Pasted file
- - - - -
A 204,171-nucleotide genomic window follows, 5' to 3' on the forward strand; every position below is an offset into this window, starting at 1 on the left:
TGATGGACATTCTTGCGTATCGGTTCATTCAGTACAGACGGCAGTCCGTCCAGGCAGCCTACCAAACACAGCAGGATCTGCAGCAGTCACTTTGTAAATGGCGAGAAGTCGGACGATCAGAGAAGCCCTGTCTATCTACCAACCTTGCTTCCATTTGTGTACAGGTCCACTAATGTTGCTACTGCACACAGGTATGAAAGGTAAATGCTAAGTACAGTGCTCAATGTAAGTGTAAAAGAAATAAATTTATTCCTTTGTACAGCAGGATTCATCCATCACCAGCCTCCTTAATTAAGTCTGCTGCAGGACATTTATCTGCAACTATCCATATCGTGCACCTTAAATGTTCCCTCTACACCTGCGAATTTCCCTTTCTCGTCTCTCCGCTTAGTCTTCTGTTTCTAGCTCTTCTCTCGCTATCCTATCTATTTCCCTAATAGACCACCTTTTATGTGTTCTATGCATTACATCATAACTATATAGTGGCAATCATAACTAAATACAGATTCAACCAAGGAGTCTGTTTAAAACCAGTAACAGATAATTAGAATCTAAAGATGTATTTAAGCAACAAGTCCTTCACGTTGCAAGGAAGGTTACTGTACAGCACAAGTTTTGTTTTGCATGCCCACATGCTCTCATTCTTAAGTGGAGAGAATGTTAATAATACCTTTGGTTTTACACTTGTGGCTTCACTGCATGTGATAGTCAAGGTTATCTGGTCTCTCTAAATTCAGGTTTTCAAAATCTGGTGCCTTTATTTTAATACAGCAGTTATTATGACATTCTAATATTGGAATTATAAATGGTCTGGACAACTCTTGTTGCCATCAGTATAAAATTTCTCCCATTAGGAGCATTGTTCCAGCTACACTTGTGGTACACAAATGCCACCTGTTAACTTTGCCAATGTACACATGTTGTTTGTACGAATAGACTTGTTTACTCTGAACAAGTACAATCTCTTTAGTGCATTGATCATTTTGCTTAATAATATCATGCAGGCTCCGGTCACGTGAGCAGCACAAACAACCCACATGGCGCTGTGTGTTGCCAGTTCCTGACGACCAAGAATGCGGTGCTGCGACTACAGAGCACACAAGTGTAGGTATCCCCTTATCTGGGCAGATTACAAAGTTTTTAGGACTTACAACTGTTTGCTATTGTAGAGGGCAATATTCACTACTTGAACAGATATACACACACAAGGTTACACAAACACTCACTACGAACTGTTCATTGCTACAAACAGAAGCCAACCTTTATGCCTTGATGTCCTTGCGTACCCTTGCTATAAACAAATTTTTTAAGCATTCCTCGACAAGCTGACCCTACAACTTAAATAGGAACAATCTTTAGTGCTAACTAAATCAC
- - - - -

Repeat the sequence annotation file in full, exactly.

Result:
A 204,171-nucleotide genomic window follows, 5' to 3' on the forward strand; every position below is an offset into this window, starting at 1 on the left:
TGATGGACATTCTTGCGTATCGGTTCATTCAGTACAGACGGCAGTCCGTCCAGGCAGCCTACCAAACACAGCAGGATCTGCAGCAGTCACTTTGTAAATGGCGAGAAGTCGGACGATCAGAGAAGCCCTGTCTATCTACCAACCTTGCTTCCATTTGTGTACAGGTCCACTAATGTTGCTACTGCACACAGGTATGAAAGGTAAATGCTAAGTACAGTGCTCAATGTAAGTGTAAAAGAAATAAATTTATTCCTTTGTACAGCAGGATTCATCCATCACCAGCCTCCTTAATTAAGTCTGCTGCAGGACATTTATCTGCAACTATCCATATCGTGCACCTTAAATGTTCCCTCTACACCTGCGAATTTCCCTTTCTCGTCTCTCCGCTTAGTCTTCTGTTTCTAGCTCTTCTCTCGCTATCCTATCTATTTCCCTAATAGACCACCTTTTATGTGTTCTATGCATTACATCATAACTATATAGTGGCAATCATAACTAAATACAGATTCAACCAAGGAGTCTGTTTAAAACCAGTAACAGATAATTAGAATCTAAAGATGTATTTAAGCAACAAGTCCTTCACGTTGCAAGGAAGGTTACTGTACAGCACAAGTTTTGTTTTGCATGCCCACATGCTCTCATTCTTAAGTGGAGAGAATGTTAATAATACCTTTGGTTTTACACTTGTGGCTTCACTGCATGTGATAGTCAAGGTTATCTGGTCTCTCTAAATTCAGGTTTTCAAAATCTGGTGCCTTTATTTTAATACAGCAGTTATTATGACATTCTAATATTGGAATTATAAATGGTCTGGACAACTCTTGTTGCCATCAGTATAAAATTTCTCCCATTAGGAGCATTGTTCCAGCTACACTTGTGGTACACAAATGCCACCTGTTAACTTTGCCAATGTACACATGTTGTTTGTACGAATAGACTTGTTTACTCTGAACAAGTACAATCTCTTTAGTGCATTGATCATTTTGCTTAATAATATCATGCAGGCTCCGGTCACGTGAGCAGCACAAACAACCCACATGGCGCTGTGTGTTGCCAGTTCCTGACGACCAAGAATGCGGTGCTGCGACTACAGAGCACACAAGTGTAGGTATCCCCTTATCTGGGCAGATTACAAAGTTTTTAGGACTTACAACTGTTTGCTATTGTAGAGGGCAATATTCACTACTTGAACAGATATACACACACAAGGTTACACAAACACTCACTACGAACTGTTCATTGCTACAAACAGAAGCCAACCTTTATGCCTTGATGTCCTTGCGTACCCTTGCTATAAACAAATTTTTTAAGCATTCCTCGACAAGCTGACCCTACAACTTAAATAGGAACAATCTTTAGTGCTAACTAAATCAC